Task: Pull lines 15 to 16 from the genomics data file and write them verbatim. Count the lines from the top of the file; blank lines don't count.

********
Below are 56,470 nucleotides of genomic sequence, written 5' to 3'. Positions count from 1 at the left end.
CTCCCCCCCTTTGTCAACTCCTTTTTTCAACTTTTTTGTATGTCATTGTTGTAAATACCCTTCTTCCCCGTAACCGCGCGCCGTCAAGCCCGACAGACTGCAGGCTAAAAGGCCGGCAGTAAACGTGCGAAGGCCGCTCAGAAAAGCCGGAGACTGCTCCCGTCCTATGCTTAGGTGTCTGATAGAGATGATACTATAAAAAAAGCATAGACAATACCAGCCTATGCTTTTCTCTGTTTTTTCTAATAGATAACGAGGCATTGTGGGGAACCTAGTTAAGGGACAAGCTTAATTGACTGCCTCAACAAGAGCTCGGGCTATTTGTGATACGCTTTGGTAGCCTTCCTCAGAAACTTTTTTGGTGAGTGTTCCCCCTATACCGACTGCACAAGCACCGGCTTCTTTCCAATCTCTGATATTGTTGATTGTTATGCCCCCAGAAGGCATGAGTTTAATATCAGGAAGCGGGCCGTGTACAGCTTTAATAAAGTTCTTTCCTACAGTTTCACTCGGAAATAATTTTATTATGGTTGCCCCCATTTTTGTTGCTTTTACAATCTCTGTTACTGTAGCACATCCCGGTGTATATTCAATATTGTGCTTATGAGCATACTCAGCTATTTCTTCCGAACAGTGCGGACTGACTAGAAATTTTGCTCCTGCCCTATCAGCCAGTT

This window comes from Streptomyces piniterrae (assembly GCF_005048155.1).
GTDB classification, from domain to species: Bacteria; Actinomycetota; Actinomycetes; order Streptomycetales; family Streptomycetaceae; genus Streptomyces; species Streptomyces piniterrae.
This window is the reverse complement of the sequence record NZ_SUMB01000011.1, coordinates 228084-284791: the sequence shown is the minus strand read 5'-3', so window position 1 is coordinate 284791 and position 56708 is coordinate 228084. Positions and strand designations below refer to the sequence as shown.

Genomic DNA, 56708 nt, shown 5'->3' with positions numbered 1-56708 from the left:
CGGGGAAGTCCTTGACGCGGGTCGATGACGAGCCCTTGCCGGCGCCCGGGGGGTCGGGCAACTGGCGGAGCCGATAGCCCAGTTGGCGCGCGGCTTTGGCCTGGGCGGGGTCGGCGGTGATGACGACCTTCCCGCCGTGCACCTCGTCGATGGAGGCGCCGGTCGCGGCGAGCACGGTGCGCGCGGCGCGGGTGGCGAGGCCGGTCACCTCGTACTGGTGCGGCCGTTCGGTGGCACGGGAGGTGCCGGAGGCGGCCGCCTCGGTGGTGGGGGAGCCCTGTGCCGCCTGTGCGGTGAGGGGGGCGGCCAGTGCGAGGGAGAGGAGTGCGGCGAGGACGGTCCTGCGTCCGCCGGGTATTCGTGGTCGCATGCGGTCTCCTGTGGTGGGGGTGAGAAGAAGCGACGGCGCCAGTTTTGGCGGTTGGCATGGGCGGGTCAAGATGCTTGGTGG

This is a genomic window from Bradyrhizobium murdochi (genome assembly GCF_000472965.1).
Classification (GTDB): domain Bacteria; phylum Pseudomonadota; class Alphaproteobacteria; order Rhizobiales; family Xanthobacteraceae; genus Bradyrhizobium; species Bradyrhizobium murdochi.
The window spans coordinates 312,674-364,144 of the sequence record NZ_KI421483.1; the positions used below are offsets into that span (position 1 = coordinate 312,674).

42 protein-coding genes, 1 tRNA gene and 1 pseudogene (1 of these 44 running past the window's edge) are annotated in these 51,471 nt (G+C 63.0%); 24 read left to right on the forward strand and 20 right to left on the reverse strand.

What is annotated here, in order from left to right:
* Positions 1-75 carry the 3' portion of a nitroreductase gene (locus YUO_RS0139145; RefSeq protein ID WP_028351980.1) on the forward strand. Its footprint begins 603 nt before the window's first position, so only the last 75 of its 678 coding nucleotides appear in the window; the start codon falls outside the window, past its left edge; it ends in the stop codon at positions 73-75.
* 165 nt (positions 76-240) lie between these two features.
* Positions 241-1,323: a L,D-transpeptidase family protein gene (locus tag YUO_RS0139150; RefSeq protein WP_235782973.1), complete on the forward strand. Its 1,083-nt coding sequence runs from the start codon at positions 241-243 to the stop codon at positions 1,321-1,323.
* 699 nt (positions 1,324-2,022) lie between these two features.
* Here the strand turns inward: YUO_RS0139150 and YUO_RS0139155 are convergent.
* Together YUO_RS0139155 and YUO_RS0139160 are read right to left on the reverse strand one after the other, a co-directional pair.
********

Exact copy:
* Positions 241-1,323: a L,D-transpeptidase family protein gene (locus tag YUO_RS0139150; RefSeq protein WP_235782973.1), complete on the forward strand. Its 1,083-nt coding sequence runs from the start codon at positions 241-243 to the stop codon at positions 1,321-1,323.
* 699 nt (positions 1,324-2,022) lie between these two features.